If Android is as safe as Google says, does your phone or tablet really need antivirus software?
For years now we’ve heard about the importance of antivirus software, but times are changing and whereas previously many of their computing tasks took place on a desktop system they now take place on a phone or tablet.
Android viruses have hit the headlines before, leading users to think installing some sort of security software is a good idea. And it goes almost without saying: the more popular Android becomes the more of a target it is for the bad guys. But do you really need to install a resource- and battery-hogging antivirus app on your phone that is going to plague you with irritating notifications?
In almost all cases, Android phones and tablets do not need antivirus installed. Android viruses are by no means as prevalent as media outlets may have you believe, and your device is much more at risk of theft than it is a virus. But it is true: Android viruses do exist.
The vast majority of known Android viruses have been installed on the back of dubious apps – apps you will no longer find in the Google Play store. By default Android does not allow you to install apps from other sources, so there’s no chance of you accidentally installing something nefarious.
Supposing a dodgy app does find its way into the Google Play market, Google will quickly pull the app and uninstall it from your device. But what if it comes back? Symantec has found at least seven malicious apps on the US Play Store that were pulled and then reappeared under new developers with new names.
False-positive results are common with such apps, however, so you may find your AV app reports an app as dodgy when it’s actually harmless. In these cases, taking other precautions can be a more appealing way to safeguard your device from Android viruses.
Such precautions range from carefully checking any requested permissions before agreeing to them, avoiding cloned apps and keeping Android up to date (with all security patches applied).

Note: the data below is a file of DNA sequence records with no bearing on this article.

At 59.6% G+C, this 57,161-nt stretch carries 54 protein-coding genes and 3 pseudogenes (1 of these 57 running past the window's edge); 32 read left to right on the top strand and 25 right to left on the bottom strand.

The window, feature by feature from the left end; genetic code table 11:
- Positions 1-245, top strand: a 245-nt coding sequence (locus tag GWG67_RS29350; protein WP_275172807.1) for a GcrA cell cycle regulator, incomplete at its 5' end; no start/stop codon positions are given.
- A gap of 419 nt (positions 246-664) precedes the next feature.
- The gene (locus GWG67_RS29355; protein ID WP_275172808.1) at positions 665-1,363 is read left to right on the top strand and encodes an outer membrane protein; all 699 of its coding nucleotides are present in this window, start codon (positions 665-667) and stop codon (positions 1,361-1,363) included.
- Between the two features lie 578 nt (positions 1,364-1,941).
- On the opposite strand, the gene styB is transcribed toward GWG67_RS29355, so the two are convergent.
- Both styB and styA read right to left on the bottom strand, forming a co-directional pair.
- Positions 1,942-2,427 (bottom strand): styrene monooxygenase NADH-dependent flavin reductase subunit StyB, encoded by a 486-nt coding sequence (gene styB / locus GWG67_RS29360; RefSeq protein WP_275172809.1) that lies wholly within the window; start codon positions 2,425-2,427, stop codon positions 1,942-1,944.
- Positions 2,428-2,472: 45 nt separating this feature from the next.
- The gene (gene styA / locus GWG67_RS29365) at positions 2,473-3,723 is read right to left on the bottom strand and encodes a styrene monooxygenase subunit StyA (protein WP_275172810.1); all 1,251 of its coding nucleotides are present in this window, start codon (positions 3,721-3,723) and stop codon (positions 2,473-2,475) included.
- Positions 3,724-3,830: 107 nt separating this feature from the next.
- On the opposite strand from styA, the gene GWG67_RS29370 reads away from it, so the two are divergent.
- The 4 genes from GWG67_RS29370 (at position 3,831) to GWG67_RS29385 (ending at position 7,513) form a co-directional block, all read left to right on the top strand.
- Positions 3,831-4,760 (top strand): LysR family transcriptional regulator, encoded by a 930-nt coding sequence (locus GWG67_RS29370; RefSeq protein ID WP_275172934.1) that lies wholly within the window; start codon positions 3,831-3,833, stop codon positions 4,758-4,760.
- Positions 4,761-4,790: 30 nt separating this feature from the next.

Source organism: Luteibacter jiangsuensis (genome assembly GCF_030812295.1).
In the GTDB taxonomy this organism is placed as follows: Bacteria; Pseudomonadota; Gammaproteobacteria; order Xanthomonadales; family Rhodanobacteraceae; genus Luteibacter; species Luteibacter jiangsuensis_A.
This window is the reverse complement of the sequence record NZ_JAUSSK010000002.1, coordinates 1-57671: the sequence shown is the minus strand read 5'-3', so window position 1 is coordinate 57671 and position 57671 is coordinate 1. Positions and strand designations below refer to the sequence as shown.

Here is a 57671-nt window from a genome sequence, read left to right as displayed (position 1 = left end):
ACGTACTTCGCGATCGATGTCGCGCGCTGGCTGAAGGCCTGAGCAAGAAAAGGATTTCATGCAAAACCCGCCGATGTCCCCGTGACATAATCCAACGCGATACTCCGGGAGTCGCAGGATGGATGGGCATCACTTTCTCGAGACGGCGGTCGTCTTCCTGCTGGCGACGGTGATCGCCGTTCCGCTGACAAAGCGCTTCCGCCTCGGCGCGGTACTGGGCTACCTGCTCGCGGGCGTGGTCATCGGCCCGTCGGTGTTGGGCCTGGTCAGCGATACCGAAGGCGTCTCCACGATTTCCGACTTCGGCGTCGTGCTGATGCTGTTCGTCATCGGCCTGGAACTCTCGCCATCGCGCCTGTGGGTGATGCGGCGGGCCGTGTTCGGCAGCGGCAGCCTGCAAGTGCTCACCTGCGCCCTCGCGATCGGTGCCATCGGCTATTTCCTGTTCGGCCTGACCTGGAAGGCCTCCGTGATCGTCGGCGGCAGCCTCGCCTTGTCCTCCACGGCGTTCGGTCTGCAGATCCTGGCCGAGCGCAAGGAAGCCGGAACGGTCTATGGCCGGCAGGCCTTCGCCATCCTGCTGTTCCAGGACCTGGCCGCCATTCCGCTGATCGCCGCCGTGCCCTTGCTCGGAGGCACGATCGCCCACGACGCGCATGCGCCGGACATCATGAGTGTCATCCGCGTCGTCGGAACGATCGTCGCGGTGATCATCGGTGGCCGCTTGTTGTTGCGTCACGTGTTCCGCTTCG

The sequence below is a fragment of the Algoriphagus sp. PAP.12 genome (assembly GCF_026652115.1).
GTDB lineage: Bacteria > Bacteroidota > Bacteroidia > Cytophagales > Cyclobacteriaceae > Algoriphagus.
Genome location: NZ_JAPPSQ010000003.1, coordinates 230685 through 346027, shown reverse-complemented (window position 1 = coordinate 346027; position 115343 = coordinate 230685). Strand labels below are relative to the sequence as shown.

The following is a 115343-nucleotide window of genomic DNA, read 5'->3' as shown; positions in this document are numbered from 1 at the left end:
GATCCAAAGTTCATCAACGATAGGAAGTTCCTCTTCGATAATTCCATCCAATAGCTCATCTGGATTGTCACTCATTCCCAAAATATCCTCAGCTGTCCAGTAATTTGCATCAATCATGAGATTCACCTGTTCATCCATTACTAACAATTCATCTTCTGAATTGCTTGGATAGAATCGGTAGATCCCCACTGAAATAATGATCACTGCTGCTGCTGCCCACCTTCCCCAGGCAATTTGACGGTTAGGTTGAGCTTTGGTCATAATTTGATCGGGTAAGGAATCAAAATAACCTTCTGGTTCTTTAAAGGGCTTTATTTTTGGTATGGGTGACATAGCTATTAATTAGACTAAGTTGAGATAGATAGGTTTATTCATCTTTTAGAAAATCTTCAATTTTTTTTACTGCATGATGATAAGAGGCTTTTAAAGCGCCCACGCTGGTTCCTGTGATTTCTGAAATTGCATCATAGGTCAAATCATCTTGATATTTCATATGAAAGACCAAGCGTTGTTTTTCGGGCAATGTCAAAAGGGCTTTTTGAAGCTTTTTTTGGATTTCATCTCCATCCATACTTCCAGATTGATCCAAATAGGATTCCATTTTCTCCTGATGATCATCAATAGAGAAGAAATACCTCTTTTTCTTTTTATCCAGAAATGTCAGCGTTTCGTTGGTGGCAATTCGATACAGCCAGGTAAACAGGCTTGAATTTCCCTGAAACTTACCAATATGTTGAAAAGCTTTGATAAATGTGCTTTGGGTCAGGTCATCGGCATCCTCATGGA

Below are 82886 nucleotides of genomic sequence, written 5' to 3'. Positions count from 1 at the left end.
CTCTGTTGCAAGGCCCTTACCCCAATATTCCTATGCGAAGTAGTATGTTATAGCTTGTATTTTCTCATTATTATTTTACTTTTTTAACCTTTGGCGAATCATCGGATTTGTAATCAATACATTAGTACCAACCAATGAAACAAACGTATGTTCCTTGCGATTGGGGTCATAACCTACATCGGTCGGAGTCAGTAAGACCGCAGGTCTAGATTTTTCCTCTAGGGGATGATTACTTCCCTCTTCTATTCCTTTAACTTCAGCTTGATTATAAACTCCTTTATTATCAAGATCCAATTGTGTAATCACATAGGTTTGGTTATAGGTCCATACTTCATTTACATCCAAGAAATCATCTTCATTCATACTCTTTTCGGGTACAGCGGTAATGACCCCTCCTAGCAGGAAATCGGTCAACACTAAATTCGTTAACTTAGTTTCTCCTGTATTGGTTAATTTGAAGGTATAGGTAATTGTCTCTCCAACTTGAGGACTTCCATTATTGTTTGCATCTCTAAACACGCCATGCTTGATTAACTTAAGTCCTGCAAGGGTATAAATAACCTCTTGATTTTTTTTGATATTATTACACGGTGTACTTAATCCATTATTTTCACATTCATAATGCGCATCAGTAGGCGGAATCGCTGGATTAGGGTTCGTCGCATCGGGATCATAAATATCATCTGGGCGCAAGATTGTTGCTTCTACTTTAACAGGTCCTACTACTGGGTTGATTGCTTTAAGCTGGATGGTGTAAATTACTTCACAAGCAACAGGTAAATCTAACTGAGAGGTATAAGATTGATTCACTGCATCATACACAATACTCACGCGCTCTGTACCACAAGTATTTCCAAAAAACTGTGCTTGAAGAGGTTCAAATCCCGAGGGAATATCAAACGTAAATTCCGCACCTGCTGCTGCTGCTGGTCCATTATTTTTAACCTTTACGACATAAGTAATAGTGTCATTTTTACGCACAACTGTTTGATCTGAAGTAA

Unfortunately, it turns out that even if you update your Android device, it may not be as up to date as you think. Security Research Labs has published the results of an in-depth study in which it claims several big-name vendors are guilty of saying they’ve rolled out important patches when they haven’t.
You should also keep your wits about you, and apply a healthy dose of common sense. You wouldn’t click on an attachment in a dodgy email from a sender you don’t recognise on your PC or laptop, and we hope you would apply that same thinking to suspicious links sent in Gmail on your phone or via WhatsApp or Facebook Messenger. Typically, these type of links are associated with phishing scams, but that doesn’t mean they won’t install a virus on your device.
(Incidentally, if you find your Facebook or email account has been sending these sort of messages to your contacts you should immediately change your passwords, and preferably contact those people and warn them to ignore it.)
Supposing your Android phone or tablet does start acting oddly and you have reason to believe malware is at play: a factory reset is all that’s required to get it back to normal (one reason why it’s a good idea to always back up Android). In many cases users report to us that they are seeing suspicious pop-up ads in their browser, or they are being redirected to a different home page to that which they configured in the settings. Our usual advice is to clear out the browser’s data cache (in Settings > Apps > Chrome > Storage). It’s worth pointing out that antivirus apps for Android often have other useful benefits, such as the ability to remotely lock or wipe a lost or stolen phone, or backup and cleanup tools. All these tools are available elsewhere – usually via free apps or manual administration – but for ease of use it can help to have everything in one place.
What about Apple iPhone & iPad?
While many security companies offer products that support the iPhone, they’re not really antivirus software; Apple has made sure that you don’t need it. The antivirus/antimalware situation on iOS is quite a bit different from that on Android. Apple keeps a much closer eye on its App Store than Google and other Android app providers do on theirs (the “walled garden” approach), which means you’re less likely to download malware from the App Store. For this reason, Apple doesn’t even allow true antivirus apps into the App Store — they’re just not needed (at least according to Apple).
Apple says it “designed the iOS platform with security at its core.” That’s more than just a simple platitude, While iPhones and iPads aren’t completely fool-proof devices — especially after they’ve been jailbroken — the iOS platform sandboxes apps inside of a user partition that limits access to the system.
Do I need to keep my operating system updated?